Color, 1975, 89 mins. 8 secs.
Directed by Floyd Mutrux
Starring Paul Le Mat, Dianne Hull, Tim McIntire, Leigh French, Martine Bartlett, Noble Willingham, Robert Carradine
Scorpion Releasing (Blu-ray) (US RA HD), Anchor Bay, Shout! Factory/Timeless (DVD) (US R1 NTSC) / WS (1.78:1) (16:9)

The Aloha, Bobby and Rosewave of movies about young people on the Aloha, Bobby and Roserun and car culture intersected with surprisingly warm results in Aloha, Bobby and Rose, a drive-in staple around the middle of the decade. Packed with priceless footage of vintage Los Angeles (including an old school Jack in the Box and amazing billboards), the film plays around in the same sandbox as films like Macon County Line, Badlands, and Dirty Mary Crazy Larry but emerges as its own unique animal under the guidance of writer-director Floyd Mutrux. Three years away from his debut feature Dusty and Sweets McGee, he would only go on to direct three more films after this but proved himself as both a great chronicler of Los Angeles and an uncanny talent for picking the right songs for his dense soundtracks. Unfortunately his reliance on big songs backfired with legal issues for American Hot Wax three years later, which has been missing in action for decades. Fortunately this film has managed to survive with its soundtrack intact, including multiple songs by Elton John (they really, really got their licensing money's worth out of "Bennie and the Jets") along with hits by The Temptations, Bob Dylan, Stevie Wonder, and Emerson Lake and Palmer.

One of the several ascending stars from American Graffiti, Paul Le Mat stars as Bobby, a car nut who enjoys playing pool and hanging out with best buddy Moxey (Carradine). He isn't exactly devoted to his job as a car mechanic at a local gas station, but when he returns a car to young single mom Rose (Hull), they hit it off right away and spend some quality time chatting about their hopes and dreams. They decide it would be Aloha, Bobby and Rosegreat to go off to Hawaii if they could ever afford it, but a stop at a convenience store sends their dreams haywire when a hold-up prank leads Aloha, Bobby and Roseto an accidental gunshot death. Not really thinking things through at all, Bobby ignores Rose's pleas to go to the police and takes her off in a handy abandoned Camaro for a trip south the bring them into contact with some colorful characters including a scene-stealing, boisterous Texan named Buford (McIntire). However, their time together is destined to take a few unavoidable sharp turns.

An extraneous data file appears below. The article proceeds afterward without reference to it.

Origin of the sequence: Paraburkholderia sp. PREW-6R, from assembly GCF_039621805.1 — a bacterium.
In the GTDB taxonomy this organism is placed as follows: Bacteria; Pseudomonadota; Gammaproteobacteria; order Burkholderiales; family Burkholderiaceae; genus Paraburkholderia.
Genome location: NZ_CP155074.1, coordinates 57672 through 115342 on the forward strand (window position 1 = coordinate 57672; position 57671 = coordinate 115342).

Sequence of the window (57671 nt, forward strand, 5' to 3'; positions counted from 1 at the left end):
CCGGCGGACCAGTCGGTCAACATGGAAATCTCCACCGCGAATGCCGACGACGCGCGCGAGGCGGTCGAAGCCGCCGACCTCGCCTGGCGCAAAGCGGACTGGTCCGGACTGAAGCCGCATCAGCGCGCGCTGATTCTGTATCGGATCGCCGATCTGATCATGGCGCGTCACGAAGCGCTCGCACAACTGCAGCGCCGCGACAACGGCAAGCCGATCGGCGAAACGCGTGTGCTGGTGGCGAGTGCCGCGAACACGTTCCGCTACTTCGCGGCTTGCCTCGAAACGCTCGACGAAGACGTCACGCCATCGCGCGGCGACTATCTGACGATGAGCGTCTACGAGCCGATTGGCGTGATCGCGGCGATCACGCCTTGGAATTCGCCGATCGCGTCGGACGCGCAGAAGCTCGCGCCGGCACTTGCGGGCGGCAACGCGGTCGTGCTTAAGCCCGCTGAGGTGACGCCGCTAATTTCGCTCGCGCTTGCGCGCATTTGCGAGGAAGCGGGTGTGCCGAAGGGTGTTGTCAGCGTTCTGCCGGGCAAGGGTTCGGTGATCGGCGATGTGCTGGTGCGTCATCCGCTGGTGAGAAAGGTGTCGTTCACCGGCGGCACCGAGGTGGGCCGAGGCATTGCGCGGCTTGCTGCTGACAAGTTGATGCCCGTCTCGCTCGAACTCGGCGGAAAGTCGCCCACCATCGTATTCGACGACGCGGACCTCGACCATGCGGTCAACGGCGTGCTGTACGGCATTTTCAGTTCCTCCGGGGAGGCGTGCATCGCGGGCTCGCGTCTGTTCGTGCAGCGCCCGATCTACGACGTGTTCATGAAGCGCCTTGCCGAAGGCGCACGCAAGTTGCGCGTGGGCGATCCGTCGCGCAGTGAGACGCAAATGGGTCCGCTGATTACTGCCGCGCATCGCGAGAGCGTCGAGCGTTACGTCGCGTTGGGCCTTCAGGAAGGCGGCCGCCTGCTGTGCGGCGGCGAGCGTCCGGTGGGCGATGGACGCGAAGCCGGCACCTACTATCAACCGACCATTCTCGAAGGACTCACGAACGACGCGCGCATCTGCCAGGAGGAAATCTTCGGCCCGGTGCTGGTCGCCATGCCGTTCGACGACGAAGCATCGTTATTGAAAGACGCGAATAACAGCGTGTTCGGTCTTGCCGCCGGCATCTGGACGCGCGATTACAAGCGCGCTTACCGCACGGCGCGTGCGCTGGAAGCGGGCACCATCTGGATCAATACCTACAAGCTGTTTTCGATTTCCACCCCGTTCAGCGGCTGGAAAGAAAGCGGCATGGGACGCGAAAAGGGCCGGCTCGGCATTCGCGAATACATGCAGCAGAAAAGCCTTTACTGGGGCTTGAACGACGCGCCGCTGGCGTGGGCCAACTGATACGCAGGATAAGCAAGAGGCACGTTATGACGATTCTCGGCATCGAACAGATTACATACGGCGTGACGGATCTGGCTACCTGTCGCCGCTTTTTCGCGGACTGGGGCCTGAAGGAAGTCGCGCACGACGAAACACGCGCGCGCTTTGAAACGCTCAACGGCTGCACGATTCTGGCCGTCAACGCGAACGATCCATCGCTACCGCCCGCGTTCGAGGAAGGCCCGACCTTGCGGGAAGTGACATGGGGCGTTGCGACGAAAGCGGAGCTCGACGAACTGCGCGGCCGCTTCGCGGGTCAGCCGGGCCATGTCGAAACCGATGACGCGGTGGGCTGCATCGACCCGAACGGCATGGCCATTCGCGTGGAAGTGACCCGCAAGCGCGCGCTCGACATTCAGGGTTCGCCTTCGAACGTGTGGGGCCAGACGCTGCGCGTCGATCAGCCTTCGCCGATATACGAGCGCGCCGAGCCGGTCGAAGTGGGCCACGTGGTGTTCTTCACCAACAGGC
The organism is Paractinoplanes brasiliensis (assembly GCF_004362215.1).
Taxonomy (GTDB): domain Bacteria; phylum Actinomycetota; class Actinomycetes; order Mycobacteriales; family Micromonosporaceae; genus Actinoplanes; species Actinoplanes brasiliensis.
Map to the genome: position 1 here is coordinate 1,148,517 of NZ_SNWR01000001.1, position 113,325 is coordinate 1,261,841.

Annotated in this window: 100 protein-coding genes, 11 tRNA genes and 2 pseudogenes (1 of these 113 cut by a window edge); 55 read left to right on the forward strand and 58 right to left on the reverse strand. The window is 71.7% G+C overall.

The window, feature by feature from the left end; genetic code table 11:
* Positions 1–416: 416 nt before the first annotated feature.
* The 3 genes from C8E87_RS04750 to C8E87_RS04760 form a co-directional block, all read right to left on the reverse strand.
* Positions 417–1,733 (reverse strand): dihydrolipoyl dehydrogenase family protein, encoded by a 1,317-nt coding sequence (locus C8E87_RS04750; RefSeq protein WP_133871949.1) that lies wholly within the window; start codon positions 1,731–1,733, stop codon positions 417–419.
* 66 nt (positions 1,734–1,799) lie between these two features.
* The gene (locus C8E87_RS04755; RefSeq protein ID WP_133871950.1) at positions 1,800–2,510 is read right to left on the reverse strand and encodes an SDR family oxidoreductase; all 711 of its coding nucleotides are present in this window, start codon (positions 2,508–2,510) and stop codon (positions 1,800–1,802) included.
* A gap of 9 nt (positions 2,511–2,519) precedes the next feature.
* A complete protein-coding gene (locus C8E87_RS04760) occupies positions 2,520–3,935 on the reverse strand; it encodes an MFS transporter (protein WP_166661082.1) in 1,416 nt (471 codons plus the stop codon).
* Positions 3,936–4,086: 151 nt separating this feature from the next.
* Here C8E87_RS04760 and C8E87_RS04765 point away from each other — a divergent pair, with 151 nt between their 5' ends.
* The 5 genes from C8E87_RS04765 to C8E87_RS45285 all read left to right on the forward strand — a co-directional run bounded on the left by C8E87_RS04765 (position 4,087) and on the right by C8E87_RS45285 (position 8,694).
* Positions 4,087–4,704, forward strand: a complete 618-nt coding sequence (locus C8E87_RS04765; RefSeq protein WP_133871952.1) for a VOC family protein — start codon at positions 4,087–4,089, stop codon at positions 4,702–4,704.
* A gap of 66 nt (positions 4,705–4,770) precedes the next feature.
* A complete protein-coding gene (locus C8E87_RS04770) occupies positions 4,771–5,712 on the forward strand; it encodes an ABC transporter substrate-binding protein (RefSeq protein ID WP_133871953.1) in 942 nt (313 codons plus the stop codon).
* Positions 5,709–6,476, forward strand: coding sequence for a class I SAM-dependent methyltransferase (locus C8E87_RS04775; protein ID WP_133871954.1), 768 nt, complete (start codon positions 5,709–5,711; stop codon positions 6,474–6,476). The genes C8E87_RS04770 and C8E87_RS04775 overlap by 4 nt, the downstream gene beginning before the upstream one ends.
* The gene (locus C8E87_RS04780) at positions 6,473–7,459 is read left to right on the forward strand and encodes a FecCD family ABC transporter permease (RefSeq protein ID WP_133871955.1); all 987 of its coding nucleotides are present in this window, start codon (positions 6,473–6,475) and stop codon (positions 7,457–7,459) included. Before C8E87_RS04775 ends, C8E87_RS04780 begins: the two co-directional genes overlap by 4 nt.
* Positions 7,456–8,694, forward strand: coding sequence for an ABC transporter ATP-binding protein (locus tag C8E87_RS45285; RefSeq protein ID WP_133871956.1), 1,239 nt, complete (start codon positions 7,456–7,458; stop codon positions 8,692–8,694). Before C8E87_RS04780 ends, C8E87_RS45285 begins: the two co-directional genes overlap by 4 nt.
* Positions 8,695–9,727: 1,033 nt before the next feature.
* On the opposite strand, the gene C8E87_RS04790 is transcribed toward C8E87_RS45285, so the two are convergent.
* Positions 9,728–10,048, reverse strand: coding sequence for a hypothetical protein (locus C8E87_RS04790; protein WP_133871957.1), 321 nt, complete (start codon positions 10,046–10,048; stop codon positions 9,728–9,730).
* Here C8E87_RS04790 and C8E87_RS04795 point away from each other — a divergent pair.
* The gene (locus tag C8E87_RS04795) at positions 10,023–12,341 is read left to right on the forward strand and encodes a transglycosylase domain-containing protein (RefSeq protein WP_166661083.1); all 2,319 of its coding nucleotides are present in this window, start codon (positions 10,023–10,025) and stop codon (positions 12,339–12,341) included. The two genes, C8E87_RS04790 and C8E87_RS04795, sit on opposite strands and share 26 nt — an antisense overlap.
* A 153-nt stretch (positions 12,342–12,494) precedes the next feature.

A better time capsule of mid-'70s California would be harder to imagine than this film with its dreamy night scenes soaked with neon and dusty daylight scenes that seems to be unfolding in a kind of dream logic. Le Mat and Hull (who went on to do Christmas Evil!) have nice chemistry together even if the characters as written don't have any particularly distinguishing characteristics. It's also fun to spot some familiar faces in the supporting cast, particularly an imposing Edward James Olmos at the beginning and, if you look closely, a pre-The Hills Have Eyes Janus Blythe. As a drama or character study it's pretty loose and shaggy, but the atmosphere and sincerity goes a long way to making this a poignant and strangely resonant film that's managed to amass an understandable fan following over the years.

Though it was released in theaters by Columbia Pictures, Aloha, Bobby and Rose has drifted around ever since including a VHS edition from the much-loved Media Home Entertainment and a very early DVD from Anchor Aloha, Bobby and RoseBay. Shout! Factory issued it again on DVD in 2014 via its distribution deal with Timeless, and while all of these editions look okay, it was clear standard def was always going to fight a losing battle Aloha, Bobby and Roseagainst the tricky, diffusion-heavy cinematography by the great William A. Fraker (Bullitt, Rosemary's Baby). The 2018 Blu-ray from Scorpion Releasing does a significantly stronger job of handling the film grain and the numerous dark scenes that tended to turn to mud in early presentations. No attempt has been made to make the film look more slick, current, or smoothed over; it's an organic presentation all the way and all the better for it. The DTS-HD MA English mono track (featuring optional English SDH subtitles) sounds good bearing in mind it's also a typical mix for the period, with the music faring best when it suddenly bursts to life every couple of minutes.

A new interview with Le Mat (23m11s) reflects on his fondness for the film, the car antics and mishaps during production, his fondness for Mutrux (who only reprimanded him once on the set but with a twist), his incapacitation while filming Death Valley, and his thoughts on the two American Graffiti films. Next up is Robert Carradine (8m53s) noting how he was cast on the basis of The Cowboys and had his favorite scene dropped from the final cut of the film, with time spent on some of his other early films as well including The Pom Pom Girls and Joyride. Last up is Mutrux (13ms33s) explaining how he was inspired by Jean-Luc Godard's Breathless and liked his friend Tim McIntire (including a surprising little Orson Welles anecdote) so much he brought him back again for American Hot Wax. There's also a bizarre editing glitch around the 4-minute mark that will make you do a double take. The theatrical trailer is included along with bonus ones for Conduct Unbecoming and Nashville Girl.

Reviewed on April 23, 2018.